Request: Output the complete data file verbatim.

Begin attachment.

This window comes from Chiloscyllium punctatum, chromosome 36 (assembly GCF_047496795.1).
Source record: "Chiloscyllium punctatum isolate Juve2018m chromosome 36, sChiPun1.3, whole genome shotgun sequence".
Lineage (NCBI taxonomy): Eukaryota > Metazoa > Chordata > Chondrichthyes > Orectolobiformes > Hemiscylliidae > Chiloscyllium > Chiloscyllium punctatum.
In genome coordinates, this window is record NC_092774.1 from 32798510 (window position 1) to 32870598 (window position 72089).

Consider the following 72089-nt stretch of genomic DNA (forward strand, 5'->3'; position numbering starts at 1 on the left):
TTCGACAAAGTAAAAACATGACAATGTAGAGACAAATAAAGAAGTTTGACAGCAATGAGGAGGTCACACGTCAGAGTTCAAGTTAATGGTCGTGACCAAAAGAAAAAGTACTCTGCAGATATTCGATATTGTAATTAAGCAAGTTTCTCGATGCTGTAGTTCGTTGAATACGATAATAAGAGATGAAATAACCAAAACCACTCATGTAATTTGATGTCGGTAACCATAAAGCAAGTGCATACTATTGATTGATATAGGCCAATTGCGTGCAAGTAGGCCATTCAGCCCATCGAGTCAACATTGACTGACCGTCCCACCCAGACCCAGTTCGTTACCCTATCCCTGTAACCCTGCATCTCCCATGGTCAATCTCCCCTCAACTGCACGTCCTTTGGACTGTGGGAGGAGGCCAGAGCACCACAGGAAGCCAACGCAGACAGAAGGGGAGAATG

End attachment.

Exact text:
This window comes from Chiloscyllium punctatum, chromosome 36 (assembly GCF_047496795.1).
Source record: "Chiloscyllium punctatum isolate Juve2018m chromosome 36, sChiPun1.3, whole genome shotgun sequence".
Lineage (NCBI taxonomy): Eukaryota > Metazoa > Chordata > Chondrichthyes > Orectolobiformes > Hemiscylliidae > Chiloscyllium > Chiloscyllium punctatum.
In genome coordinates, this window is record NC_092774.1 from 32798510 (window position 1) to 32870598 (window position 72089).

Consider the following 72089-nt stretch of genomic DNA (forward strand, 5'->3'; position numbering starts at 1 on the left):
TTCGACAAAGTAAAAACATGACAATGTAGAGACAAATAAAGAAGTTTGACAGCAATGAGGAGGTCACACGTCAGAGTTCAAGTTAATGGTCGTGACCAAAAGAAAAAGTACTCTGCAGATATTCGATATTGTAATTAAGCAAGTTTCTCGATGCTGTAGTTCGTTGAATACGATAATAAGAGATGAAATAACCAAAACCACTCATGTAATTTGATGTCGGTAACCATAAAGCAAGTGCATACTATTGATTGATATAGGCCAATTGCGTGCAAGTAGGCCATTCAGCCCATCGAGTCAACATTGACTGACCGTCCCACCCAGACCCAGTTCGTTACCCTATCCCTGTAACCCTGCATCTCCCATGGTCAATCTCCCCTCAACTGCACGTCCTTTGGACTGTGGGAGGAGGCCAGAGCACCACAGGAAGCCAACGCAGACAGAAGGGGAGAATG